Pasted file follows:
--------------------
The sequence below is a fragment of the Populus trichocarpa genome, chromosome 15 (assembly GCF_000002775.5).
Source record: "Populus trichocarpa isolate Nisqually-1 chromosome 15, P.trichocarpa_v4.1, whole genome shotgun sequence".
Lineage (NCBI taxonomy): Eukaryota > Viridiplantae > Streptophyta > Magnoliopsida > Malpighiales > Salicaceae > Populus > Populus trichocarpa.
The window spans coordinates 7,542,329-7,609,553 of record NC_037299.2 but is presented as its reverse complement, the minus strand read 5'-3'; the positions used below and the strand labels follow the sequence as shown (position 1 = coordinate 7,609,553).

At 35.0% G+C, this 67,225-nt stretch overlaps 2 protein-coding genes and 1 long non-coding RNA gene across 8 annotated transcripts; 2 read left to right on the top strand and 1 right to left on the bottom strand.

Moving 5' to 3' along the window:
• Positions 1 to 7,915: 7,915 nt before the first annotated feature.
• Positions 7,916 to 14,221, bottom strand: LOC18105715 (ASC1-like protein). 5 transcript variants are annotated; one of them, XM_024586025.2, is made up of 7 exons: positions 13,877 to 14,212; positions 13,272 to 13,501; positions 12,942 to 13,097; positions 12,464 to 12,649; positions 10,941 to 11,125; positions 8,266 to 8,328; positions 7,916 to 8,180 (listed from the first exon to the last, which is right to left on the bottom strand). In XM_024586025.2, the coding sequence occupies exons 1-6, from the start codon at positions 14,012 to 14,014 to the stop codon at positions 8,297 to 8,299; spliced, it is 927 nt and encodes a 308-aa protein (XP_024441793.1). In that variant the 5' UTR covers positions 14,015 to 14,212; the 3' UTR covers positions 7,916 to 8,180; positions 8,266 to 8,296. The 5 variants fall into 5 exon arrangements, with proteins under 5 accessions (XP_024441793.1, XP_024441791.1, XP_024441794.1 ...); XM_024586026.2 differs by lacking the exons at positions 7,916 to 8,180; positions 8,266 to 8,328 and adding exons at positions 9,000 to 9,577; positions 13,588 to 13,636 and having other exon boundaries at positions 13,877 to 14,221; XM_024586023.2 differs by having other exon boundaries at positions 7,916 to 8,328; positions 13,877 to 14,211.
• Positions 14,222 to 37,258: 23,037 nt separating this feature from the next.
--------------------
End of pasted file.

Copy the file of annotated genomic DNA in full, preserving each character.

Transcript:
The sequence below is a fragment of the Populus trichocarpa genome, chromosome 15 (assembly GCF_000002775.5).
Source record: "Populus trichocarpa isolate Nisqually-1 chromosome 15, P.trichocarpa_v4.1, whole genome shotgun sequence".
Lineage (NCBI taxonomy): Eukaryota > Viridiplantae > Streptophyta > Magnoliopsida > Malpighiales > Salicaceae > Populus > Populus trichocarpa.
The window spans coordinates 7,542,329-7,609,553 of record NC_037299.2 but is presented as its reverse complement, the minus strand read 5'-3'; the positions used below and the strand labels follow the sequence as shown (position 1 = coordinate 7,609,553).

At 35.0% G+C, this 67,225-nt stretch overlaps 2 protein-coding genes and 1 long non-coding RNA gene across 8 annotated transcripts; 2 read left to right on the top strand and 1 right to left on the bottom strand.

Moving 5' to 3' along the window:
• Positions 1 to 7,915: 7,915 nt before the first annotated feature.
• Positions 7,916 to 14,221, bottom strand: LOC18105715 (ASC1-like protein). 5 transcript variants are annotated; one of them, XM_024586025.2, is made up of 7 exons: positions 13,877 to 14,212; positions 13,272 to 13,501; positions 12,942 to 13,097; positions 12,464 to 12,649; positions 10,941 to 11,125; positions 8,266 to 8,328; positions 7,916 to 8,180 (listed from the first exon to the last, which is right to left on the bottom strand). In XM_024586025.2, the coding sequence occupies exons 1-6, from the start codon at positions 14,012 to 14,014 to the stop codon at positions 8,297 to 8,299; spliced, it is 927 nt and encodes a 308-aa protein (XP_024441793.1). In that variant the 5' UTR covers positions 14,015 to 14,212; the 3' UTR covers positions 7,916 to 8,180; positions 8,266 to 8,296. The 5 variants fall into 5 exon arrangements, with proteins under 5 accessions (XP_024441793.1, XP_024441791.1, XP_024441794.1 ...); XM_024586026.2 differs by lacking the exons at positions 7,916 to 8,180; positions 8,266 to 8,328 and adding exons at positions 9,000 to 9,577; positions 13,588 to 13,636 and having other exon boundaries at positions 13,877 to 14,221; XM_024586023.2 differs by having other exon boundaries at positions 7,916 to 8,328; positions 13,877 to 14,211.
• Positions 14,222 to 37,258: 23,037 nt separating this feature from the next.